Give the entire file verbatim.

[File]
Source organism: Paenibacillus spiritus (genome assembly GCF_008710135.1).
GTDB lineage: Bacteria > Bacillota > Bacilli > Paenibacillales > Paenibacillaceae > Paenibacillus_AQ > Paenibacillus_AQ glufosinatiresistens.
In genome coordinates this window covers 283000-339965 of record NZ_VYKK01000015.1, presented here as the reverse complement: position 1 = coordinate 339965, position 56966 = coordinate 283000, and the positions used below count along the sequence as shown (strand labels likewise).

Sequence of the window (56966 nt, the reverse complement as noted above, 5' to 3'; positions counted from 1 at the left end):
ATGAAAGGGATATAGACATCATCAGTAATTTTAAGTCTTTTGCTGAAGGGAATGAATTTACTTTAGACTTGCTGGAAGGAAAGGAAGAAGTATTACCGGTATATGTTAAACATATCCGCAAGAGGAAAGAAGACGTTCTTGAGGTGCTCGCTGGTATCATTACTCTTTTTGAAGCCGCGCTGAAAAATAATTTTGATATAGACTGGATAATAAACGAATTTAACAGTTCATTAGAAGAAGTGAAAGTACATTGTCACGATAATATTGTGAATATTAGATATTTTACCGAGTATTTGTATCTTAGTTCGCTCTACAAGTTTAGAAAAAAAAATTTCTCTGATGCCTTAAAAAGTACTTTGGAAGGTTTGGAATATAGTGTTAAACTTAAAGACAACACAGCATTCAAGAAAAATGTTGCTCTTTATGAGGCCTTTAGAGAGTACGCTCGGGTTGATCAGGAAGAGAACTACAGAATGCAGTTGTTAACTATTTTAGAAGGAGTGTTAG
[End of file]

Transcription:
Source organism: Paenibacillus spiritus (genome assembly GCF_008710135.1).
GTDB lineage: Bacteria > Bacillota > Bacilli > Paenibacillales > Paenibacillaceae > Paenibacillus_AQ > Paenibacillus_AQ glufosinatiresistens.
In genome coordinates this window covers 283000-339965 of record NZ_VYKK01000015.1, presented here as the reverse complement: position 1 = coordinate 339965, position 56966 = coordinate 283000, and the positions used below count along the sequence as shown (strand labels likewise).

Sequence of the window (56966 nt, the reverse complement as noted above, 5' to 3'; positions counted from 1 at the left end):
ATGAAAGGGATATAGACATCATCAGTAATTTTAAGTCTTTTGCTGAAGGGAATGAATTTACTTTAGACTTGCTGGAAGGAAAGGAAGAAGTATTACCGGTATATGTTAAACATATCCGCAAGAGGAAAGAAGACGTTCTTGAGGTGCTCGCTGGTATCATTACTCTTTTTGAAGCCGCGCTGAAAAATAATTTTGATATAGACTGGATAATAAACGAATTTAACAGTTCATTAGAAGAAGTGAAAGTACATTGTCACGATAATATTGTGAATATTAGATATTTTACCGAGTATTTGTATCTTAGTTCGCTCTACAAGTTTAGAAAAAAAAATTTCTCTGATGCCTTAAAAAGTACTTTGGAAGGTTTGGAATATAGTGTTAAACTTAAAGACAACACAGCATTCAAGAAAAATGTTGCTCTTTATGAGGCCTTTAGAGAGTACGCTCGGGTTGATCAGGAAGAGAACTACAGAATGCAGTTGTTAACTATTTTAGAAGGAGTGTTAG